Setting a proxy in the AWS Application Discovery Service Agentless Collector

The new agentless collector for the Application Discovery Service can be used to collect data from VMware vCenter and thus is useful whenever the ADS agent cannot be installed on the servers.

However, AWS “forgot to mention” how to ensure connectivity over a proxy server in environments that do not allow direct internet access. Here`s how I fixed the issue.

Update (November 2, 2022)

In the meantime I received some feedback from AWS’s development team. They say that official proxy support is planned for the future and that below solution “is a fairly good workaround”. However, with it the collector will not be able to auto-update. To get updates a new deployment using the latest image is required.

They say that at this point, if a customer requires an HTTPS proxy, they would recommend using the old Discovery Connector over the new ADS Agentless Collector.

Disclaimer

By the time I am writing this, AWS hasn’t yet provided an official way to configure a proxy that is to be used for internet access. Before proceeding, please check the official documentation to check if this has changed.

Technical background

The collector is deployed as a VM inside the on-premises VMware environment from an OVA image provided by AWS.

When booted, the VM launches a Docker environment that hosts the application inside 4 different containers. Those containers contain the collector that consists of different services, all developed in Java and deployed on top of an Amazon Corretto JVM.

ADS Agentless Collector Architecture

Solution (High-Level)

Two things are required to enable the proxy:

  1. Set system-wide proxy on each container

    This step is standard within Linux environments. The proxy is set by exporting the environment variables HTTP_PROXY and HTTPS_PROXY as described here.

  2. Tell JVM to use the proxy

    This is where it gets tricky. Unlike other tools like curl, Java doesn’t use the system proxy by default. One way to enable this setting is by defining it during launch of the Java application.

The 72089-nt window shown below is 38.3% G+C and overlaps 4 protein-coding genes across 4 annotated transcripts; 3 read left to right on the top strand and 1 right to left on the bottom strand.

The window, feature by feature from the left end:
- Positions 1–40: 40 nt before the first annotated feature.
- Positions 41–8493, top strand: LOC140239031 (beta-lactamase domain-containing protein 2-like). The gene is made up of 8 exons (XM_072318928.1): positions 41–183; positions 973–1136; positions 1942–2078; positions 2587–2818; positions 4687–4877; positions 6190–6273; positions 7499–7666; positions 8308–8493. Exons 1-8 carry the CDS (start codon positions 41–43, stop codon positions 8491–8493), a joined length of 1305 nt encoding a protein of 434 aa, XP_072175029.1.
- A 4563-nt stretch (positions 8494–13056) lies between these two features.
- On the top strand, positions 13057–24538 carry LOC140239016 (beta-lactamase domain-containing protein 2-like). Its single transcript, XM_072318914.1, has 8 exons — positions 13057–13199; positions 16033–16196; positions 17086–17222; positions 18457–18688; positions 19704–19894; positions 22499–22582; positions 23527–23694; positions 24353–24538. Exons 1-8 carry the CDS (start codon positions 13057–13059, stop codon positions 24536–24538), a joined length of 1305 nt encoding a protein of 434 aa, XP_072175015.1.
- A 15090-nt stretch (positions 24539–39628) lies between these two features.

During launch, the following flag needs to be set in the command: -Djava.net.useSystemProxies=true

    For our use case, the best option is to hack into the java startup script used by the Docker container and add the flag. Luckily, the developers thought of such a situation and enhanced the script with an empty placeholder variable JVM_ARGS that can be used to add the flag.

    The solution is therefore to set the environment variable accordingly:

    export JVM_ARGS="-Djava.net.useSystemProxies=true"
    

    To make the setting effective, the Java process needs to be restarted.

Solution (Hands-On)

Above solution is best applied, by modifying the file /local/agentless_collector/docker-compose.yaml. That file is used to orchestrate and configure the different Docker containers.

Modify the file and add the following property block for each container:

      environment:
          - HTTP_PROXY=${HTTP_PROXY}
          - http_proxy=${HTTP_PROXY}
          - HTTPS_PROXY=${HTTPS_PROXY}
          - https_proxy=${HTTPS_PROXY}
          - JVM_ARGS=-Djava.net.useSystemProxies=true

Additionally, create a new file called .env and place it inside /local/agentless_collector/. Here, specify your proxy servers. Please remember to add authentification, if required.

  HTTP_PROXY=http://internalproxy.com:8080
  HTTPS_PROXY=https://internalproxy.com:8080

Afterwards, recreate the containers by running the below command inside the directory /local/agentless_collector/ . Please note, that this step probably deletes all settings that were previously made on the collector. However, usually, at this point, that shouldn’t be a problem.

docker-compose up --force-recreate -d

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